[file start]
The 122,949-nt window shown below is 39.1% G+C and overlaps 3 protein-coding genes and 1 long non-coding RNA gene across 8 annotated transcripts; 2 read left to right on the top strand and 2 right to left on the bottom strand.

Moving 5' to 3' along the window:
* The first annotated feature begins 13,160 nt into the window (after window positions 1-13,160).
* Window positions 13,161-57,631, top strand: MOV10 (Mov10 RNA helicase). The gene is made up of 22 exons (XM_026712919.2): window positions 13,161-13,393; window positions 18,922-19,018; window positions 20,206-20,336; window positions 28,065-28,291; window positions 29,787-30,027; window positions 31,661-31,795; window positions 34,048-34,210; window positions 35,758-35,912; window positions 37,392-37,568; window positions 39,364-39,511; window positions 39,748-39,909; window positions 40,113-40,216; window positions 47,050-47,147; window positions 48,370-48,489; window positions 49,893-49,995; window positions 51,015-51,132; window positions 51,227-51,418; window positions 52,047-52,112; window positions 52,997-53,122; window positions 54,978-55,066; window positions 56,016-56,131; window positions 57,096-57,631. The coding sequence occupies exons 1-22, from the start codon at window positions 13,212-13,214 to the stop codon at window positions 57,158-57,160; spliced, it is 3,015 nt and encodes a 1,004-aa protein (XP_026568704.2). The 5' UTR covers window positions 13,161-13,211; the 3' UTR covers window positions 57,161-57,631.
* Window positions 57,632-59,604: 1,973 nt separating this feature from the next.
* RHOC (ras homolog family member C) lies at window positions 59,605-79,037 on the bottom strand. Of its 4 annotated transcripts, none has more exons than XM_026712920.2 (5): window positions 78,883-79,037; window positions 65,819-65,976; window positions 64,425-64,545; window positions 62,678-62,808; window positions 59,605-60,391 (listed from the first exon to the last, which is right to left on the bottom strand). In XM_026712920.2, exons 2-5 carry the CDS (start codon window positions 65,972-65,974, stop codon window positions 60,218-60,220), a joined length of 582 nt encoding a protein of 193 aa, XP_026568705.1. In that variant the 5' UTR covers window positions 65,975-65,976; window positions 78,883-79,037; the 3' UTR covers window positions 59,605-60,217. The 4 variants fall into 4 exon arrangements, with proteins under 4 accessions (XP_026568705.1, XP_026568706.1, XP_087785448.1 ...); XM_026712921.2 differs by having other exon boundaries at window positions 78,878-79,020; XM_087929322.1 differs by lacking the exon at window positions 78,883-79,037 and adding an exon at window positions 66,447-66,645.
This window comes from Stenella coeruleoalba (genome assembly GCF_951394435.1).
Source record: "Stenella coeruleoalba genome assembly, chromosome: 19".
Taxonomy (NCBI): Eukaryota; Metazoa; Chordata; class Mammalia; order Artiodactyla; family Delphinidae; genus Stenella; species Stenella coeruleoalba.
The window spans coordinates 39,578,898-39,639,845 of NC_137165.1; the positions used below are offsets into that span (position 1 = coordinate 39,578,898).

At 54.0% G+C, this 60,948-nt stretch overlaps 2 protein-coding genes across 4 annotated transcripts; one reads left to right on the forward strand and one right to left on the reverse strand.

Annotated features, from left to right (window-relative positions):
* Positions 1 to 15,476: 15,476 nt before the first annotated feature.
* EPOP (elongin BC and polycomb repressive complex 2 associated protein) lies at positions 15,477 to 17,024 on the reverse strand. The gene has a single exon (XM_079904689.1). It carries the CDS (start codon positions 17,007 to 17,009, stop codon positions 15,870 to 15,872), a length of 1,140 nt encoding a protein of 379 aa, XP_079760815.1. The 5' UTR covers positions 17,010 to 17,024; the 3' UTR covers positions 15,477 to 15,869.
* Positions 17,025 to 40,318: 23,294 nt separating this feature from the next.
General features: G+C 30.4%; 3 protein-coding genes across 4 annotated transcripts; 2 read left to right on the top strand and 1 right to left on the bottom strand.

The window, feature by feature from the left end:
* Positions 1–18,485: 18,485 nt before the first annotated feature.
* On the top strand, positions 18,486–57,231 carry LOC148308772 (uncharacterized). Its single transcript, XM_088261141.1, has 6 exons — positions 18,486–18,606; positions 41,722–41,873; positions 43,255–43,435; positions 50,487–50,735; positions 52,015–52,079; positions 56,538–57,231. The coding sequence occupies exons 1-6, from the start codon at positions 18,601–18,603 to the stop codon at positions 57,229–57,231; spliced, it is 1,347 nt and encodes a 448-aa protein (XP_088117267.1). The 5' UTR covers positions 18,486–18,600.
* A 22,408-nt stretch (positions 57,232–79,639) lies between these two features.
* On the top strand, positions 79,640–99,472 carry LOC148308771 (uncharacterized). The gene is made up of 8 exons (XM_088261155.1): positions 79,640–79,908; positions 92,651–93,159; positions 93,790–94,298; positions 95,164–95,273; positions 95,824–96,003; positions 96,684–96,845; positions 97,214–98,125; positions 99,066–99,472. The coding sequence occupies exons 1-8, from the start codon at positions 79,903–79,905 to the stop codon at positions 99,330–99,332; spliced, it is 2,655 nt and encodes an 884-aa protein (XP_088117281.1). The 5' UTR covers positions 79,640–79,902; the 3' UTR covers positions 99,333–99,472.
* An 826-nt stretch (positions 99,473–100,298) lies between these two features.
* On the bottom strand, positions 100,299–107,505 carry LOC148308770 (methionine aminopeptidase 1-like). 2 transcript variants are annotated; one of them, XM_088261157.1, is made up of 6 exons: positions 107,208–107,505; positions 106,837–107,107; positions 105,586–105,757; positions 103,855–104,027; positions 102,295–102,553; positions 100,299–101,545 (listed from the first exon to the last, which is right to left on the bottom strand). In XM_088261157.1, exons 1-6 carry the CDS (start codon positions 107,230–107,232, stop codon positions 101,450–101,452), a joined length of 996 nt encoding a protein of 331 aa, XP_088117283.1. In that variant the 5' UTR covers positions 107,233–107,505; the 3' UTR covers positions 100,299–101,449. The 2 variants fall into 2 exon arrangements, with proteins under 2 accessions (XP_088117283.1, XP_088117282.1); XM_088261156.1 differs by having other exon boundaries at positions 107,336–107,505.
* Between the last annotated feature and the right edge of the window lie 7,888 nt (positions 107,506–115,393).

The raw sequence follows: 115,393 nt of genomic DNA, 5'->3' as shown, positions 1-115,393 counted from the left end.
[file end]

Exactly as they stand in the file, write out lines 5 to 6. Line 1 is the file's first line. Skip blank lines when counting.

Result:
* Window positions 57,632-59,604: 1,973 nt separating this feature from the next.
* RHOC (ras homolog family member C) lies at window positions 59,605-79,037 on the bottom strand. Of its 4 annotated transcripts, none has more exons than XM_026712920.2 (5): window positions 78,883-79,037; window positions 65,819-65,976; window positions 64,425-64,545; window positions 62,678-62,808; window positions 59,605-60,391 (listed from the first exon to the last, which is right to left on the bottom strand). In XM_026712920.2, exons 2-5 carry the CDS (start codon window positions 65,972-65,974, stop codon window positions 60,218-60,220), a joined length of 582 nt encoding a protein of 193 aa, XP_026568705.1. In that variant the 5' UTR covers window positions 65,975-65,976; window positions 78,883-79,037; the 3' UTR covers window positions 59,605-60,217. The 4 variants fall into 4 exon arrangements, with proteins under 4 accessions (XP_026568705.1, XP_026568706.1, XP_087785448.1 ...); XM_026712921.2 differs by having other exon boundaries at window positions 78,878-79,020; XM_087929322.1 differs by lacking the exon at window positions 78,883-79,037 and adding an exon at window positions 66,447-66,645.